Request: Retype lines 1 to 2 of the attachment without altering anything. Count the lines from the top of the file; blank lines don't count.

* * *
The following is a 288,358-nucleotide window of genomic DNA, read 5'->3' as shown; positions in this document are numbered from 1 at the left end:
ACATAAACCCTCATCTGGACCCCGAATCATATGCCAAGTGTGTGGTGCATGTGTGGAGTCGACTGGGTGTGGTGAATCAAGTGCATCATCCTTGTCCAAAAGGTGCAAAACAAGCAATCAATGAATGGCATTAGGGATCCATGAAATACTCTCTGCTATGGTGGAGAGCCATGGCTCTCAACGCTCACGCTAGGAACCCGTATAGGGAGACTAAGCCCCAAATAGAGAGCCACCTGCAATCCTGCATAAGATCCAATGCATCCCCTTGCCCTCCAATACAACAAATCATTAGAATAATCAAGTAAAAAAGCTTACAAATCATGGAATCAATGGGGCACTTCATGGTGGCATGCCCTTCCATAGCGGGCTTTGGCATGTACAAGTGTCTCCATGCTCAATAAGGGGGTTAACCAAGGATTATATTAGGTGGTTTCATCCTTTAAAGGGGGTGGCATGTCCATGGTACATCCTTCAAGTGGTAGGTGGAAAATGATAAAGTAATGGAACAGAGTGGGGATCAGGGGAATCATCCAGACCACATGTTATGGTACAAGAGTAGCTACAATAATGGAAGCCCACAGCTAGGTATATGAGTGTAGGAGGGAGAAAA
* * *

The following is a 288,358-nucleotide window of genomic DNA, read 5'->3' as shown; positions in this document are numbered from 1 at the left end:
ACATAAACCCTCATCTGGACCCCGAATCATATGCCAAGTGTGTGGTGCATGTGTGGAGTCGACTGGGTGTGGTGAATCAAGTGCATCATCCTTGTCCAAAAGGTGCAAAACAAGCAATCAATGAATGGCATTAGGGATCCATGAAATACTCTCTGCTATGGTGGAGAGCCATGGCTCTCAACGCTCACGCTAGGAACCCGTATAGGGAGACTAAGCCCCAAATAGAGAGCCACCTGCAATCCTGCATAAGATCCAATGCATCCCCTTGCCCTCCAATACAACAAATCATTAGAATAATCAAGTAAAAAAGCTTACAAATCATGGAATCAATGGGGCACTTCATGGTGGCATGCCCTTCCATAGCGGGCTTTGGCATGTACAAGTGTCTCCATGCTCAATAAGGGGGTTAACCAAGGATTATATTAGGTGGTTTCATCCTTTAAAGGGGGTGGCATGTCCATGGTACATCCTTCAAGTGGTAGGTGGAAAATGATAAAGTAATGGAACAGAGTGGGGATCAGGGGAATCATCCAGACCACATGTTATGGTACAAGAGTAGCTACAATAATGGAAGCCCACAGCTAGGTATATGAGTGTAGGAGGGAGAAAA